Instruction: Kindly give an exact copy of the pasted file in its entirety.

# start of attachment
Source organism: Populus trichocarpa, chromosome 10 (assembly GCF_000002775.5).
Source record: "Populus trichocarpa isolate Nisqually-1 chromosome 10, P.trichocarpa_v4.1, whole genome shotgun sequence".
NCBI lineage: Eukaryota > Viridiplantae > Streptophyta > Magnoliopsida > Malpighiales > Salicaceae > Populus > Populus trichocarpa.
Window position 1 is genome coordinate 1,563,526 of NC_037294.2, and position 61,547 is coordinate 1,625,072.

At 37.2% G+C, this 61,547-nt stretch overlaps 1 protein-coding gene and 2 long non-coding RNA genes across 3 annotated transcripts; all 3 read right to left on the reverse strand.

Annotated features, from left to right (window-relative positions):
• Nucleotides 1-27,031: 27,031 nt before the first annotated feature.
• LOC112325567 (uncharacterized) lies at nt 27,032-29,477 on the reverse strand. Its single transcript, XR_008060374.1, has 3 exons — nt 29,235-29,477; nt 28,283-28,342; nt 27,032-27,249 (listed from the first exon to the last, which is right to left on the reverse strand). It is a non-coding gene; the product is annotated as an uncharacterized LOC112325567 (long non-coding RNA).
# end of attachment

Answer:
Source organism: Populus trichocarpa, chromosome 10 (assembly GCF_000002775.5).
Source record: "Populus trichocarpa isolate Nisqually-1 chromosome 10, P.trichocarpa_v4.1, whole genome shotgun sequence".
NCBI lineage: Eukaryota > Viridiplantae > Streptophyta > Magnoliopsida > Malpighiales > Salicaceae > Populus > Populus trichocarpa.
Window position 1 is genome coordinate 1,563,526 of NC_037294.2, and position 61,547 is coordinate 1,625,072.

At 37.2% G+C, this 61,547-nt stretch overlaps 1 protein-coding gene and 2 long non-coding RNA genes across 3 annotated transcripts; all 3 read right to left on the reverse strand.

Annotated features, from left to right (window-relative positions):
• Nucleotides 1-27,031: 27,031 nt before the first annotated feature.
• LOC112325567 (uncharacterized) lies at nt 27,032-29,477 on the reverse strand. Its single transcript, XR_008060374.1, has 3 exons — nt 29,235-29,477; nt 28,283-28,342; nt 27,032-27,249 (listed from the first exon to the last, which is right to left on the reverse strand). It is a non-coding gene; the product is annotated as an uncharacterized LOC112325567 (long non-coding RNA).